The Fishing Line - August 11th Issue

New York State Department of Environmental Conservation
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The Fishing Line - August 11th Issue

Freshwater Fishing, Fisheries Management, and Fishing Access News

In This Issue:
  • Oneida Lake Walleye Telemetry Study
  • Take Your Fisheries Know-How to the Next Level
  • Highlight Hatchery - Catskill Fish Hatchery
  • Fisheries Staff Spotlight - Heidi O'Riordan, Regional Fisheries Manager

Telemetry receiverOneida Lake Walleye Telemetry Study

This fall the Cornell Biological Field Station in partnership with DEC will be initiating a 3-year telemetry study of adult walleyes in Oneida Lake to:

  • identify spawning sites
  • describe seasonal movement patterns
  • describe habitat use throughout the year
  • determine where post-spawn walleye go after they have been processed at the Oneida Fish Hatchery

Sixty-four acoustic receivers (pictured to the right) will be spaced throughout the lake and select tributaries to track the movement of 200 adult walleyes surgically implanted with acoustic transmitters (pictured at bottom right). Transmitters will send out a unique signal every 4 minutes and receivers in the vicinity will record the occurrence. Unless they leave the system, die naturally, or are harvested, walleyes will be tracked year-round during the study.

TransmitterIf you harvest a walleye that has a transmitter, please use the contact information printed on the transmitter to facilitate its return.

Data from receivers will be downloaded annually beginning in the summer of 2024. This study is part of the GLATOS (Great Lakes Acoustic Telemetry Observation System) network which gives us access to state-of-the-art analysis tools and expertise as well as inform us on fish tagged in Oneida Lake that may leave the system and enter the Great Lakes. This new information on movements and habitat use of the Oneida Lake walleye population will help DEC better manage this important and valuable resource. This is a Federal Aid in Sportfish Restoration project supported by your purchase of fishing licenses, fishing equipment, and motorboat fuels.


Fisheries SurveyFisheries Management - Next Level Know-How for Anglers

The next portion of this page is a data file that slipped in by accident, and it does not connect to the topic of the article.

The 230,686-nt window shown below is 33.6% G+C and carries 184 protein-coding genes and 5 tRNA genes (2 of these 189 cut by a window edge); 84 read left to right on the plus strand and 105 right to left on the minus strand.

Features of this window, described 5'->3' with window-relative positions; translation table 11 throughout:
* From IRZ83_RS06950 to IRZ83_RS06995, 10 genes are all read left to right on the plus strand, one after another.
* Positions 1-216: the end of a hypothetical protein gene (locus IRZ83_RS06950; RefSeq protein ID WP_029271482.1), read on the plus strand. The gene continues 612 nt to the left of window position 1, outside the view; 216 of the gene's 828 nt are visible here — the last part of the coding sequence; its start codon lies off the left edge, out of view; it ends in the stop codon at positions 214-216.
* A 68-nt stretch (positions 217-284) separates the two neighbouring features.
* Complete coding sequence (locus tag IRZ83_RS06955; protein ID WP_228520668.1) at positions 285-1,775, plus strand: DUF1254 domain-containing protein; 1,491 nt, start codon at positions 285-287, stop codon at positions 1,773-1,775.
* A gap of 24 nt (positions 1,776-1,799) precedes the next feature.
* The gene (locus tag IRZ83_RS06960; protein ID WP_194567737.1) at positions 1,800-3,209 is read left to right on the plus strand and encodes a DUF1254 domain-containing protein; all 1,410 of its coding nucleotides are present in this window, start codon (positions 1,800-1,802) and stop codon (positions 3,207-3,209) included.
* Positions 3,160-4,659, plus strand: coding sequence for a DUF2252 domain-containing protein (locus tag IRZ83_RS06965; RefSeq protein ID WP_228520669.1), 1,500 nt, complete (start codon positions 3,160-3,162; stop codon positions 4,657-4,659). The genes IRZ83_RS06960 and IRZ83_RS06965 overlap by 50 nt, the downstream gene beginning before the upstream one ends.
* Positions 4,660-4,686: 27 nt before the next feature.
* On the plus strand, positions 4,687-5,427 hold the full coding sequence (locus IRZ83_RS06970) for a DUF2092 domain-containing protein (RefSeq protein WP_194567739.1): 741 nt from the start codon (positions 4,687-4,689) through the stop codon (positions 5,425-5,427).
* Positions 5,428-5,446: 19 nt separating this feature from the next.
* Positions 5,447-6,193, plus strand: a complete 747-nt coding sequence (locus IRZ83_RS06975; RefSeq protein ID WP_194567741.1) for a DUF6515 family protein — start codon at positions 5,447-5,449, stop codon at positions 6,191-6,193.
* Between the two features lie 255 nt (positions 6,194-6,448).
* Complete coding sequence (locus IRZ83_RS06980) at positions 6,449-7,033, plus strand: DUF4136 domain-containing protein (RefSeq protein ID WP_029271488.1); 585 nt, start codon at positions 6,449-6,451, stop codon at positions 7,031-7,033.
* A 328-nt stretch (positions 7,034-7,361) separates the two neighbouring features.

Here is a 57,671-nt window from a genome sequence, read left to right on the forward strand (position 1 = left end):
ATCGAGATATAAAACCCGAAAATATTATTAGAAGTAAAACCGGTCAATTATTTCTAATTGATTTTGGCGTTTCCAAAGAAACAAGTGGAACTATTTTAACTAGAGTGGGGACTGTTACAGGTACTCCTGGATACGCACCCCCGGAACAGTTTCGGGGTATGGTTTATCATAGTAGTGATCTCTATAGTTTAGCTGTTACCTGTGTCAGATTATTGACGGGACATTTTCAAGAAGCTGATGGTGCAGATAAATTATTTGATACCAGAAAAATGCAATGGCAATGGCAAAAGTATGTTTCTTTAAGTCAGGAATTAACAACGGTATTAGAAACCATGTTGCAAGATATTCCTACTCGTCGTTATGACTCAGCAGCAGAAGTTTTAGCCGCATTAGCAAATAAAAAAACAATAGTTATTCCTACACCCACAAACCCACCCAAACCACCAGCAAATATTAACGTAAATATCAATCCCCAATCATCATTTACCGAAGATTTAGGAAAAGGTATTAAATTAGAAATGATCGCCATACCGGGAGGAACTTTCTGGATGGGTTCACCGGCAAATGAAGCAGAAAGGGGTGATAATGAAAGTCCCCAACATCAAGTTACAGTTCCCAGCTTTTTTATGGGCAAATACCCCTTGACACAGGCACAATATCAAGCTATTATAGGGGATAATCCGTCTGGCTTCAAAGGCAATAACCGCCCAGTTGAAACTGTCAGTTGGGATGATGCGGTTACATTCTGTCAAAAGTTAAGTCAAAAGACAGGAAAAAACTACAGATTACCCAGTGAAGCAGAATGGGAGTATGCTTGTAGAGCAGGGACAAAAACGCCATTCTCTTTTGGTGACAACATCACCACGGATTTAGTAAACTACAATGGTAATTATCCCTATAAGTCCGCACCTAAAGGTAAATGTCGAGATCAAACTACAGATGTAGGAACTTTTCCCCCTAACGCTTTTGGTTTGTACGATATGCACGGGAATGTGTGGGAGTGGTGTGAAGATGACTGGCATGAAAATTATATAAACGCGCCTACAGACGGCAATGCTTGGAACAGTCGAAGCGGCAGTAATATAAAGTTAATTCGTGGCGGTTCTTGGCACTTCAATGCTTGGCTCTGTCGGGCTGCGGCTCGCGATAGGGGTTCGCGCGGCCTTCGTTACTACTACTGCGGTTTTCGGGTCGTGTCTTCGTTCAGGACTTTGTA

Every year DEC Bureau of Fisheries staff conduct hundreds of surveys throughout the state to evaluate fish populations for general status, potential enhancement or restoration. After which, they assess the data they collected and write a report based on their analyses. These reports not only offer a glimpse into what our work entails, but also shows how most fisheries management ultimately ties to recreational angling.

You can find a report based on geographic region or species by visiting our Fisheries Management and Research webpages.



Catskill Fish HatcheryHighlight Hatchery - Catskill Fish Hatchery

Location: 402 Mongaup Rd. Livingston Manor, NY 12758. Exit 96 off Route 17, follow signs for Mongaup State Campground

Visitor Hours: 8:00 a.m. to 3:00 p.m., year round

Species Raised: Brown Trout

Overview: From the third week of August through early September, staff collect over 2 million eggs from brown trout broodstock and ship them out to other DEC hatcheries to be reared, then stocked. After egg quotas are met, broodstock are stocked in waters in Delaware, Sullivan and Orange counties. The facility is located adjacent to two prized fly fishing waters; the Willowemoc Creek and Beaverkill. The hatchery will begin its annual egg collection beginning on Tuesday, August 22 at 9:00am and the next 3-4 Tuesdays after until they reach their 2 million egg quota. Visitors welcome!

Fun Fact: The original piping that brought water from Mongaup Creek to the Hatchery was wooden wrapped with metal bands.

Visit a DEC Fish Hatchery

Fisheries staff pictureFisheries Staff Spotlight - Heidi O'Riordan, Regional Fisheries Manager

I started my career with DEC in 1997 in the Division of Marine Resources working with striped bass and American eel as a seasonal and eventually Fish & Wildlife Technician 2. I then had a brief position with the Division of Water in Region 3 (southeastern NY) inspecting sewage treatment plants for their effluent. The commute from Long Island was tough, so when a Biologist positioned opened up in Marine Resources at Stony Brook I was excited. I did permitting for tidal wetland habitat for a few years until a Biologist position opened in freshwater. I had already worked with freshwater fisheries as early as high school when I volunteered at Cold Spring Harbor Fish Hatchery and Aquarium assisting on the collection of native species for the display tanks. I also volunteered with the DEC Freshwater Fisheries Unit on electrofishing surveys. As a child I wanted to be the next Jacques Cousteau so getting to work with fish as a biologist has been a dream come true. As a native Long Islander I feel a very strong sense of stewardship to my island and our resources. I've been a manager for Region 1 Freshwater Fisheries for a few years now, have worked through the COVID years and I look forward to whatever is to come. I love being a department employee and I feel fortunate to be able to do what I love, working with other environmentalists and know we can make a difference.

On the personal side of my life, I have twins about to go to college for art and mechanical engineering. I am engaged and have a 23-year-old stepson. I love anything outdoors (especially the beach), traveling, my garden and my three dogs. I also love working on my house and being creative with art and nature. I enjoy painting, sculpting, wood working, any type of crafting. Looking to make the world look a little more beautiful and working to protect the natural beauty of what we already have.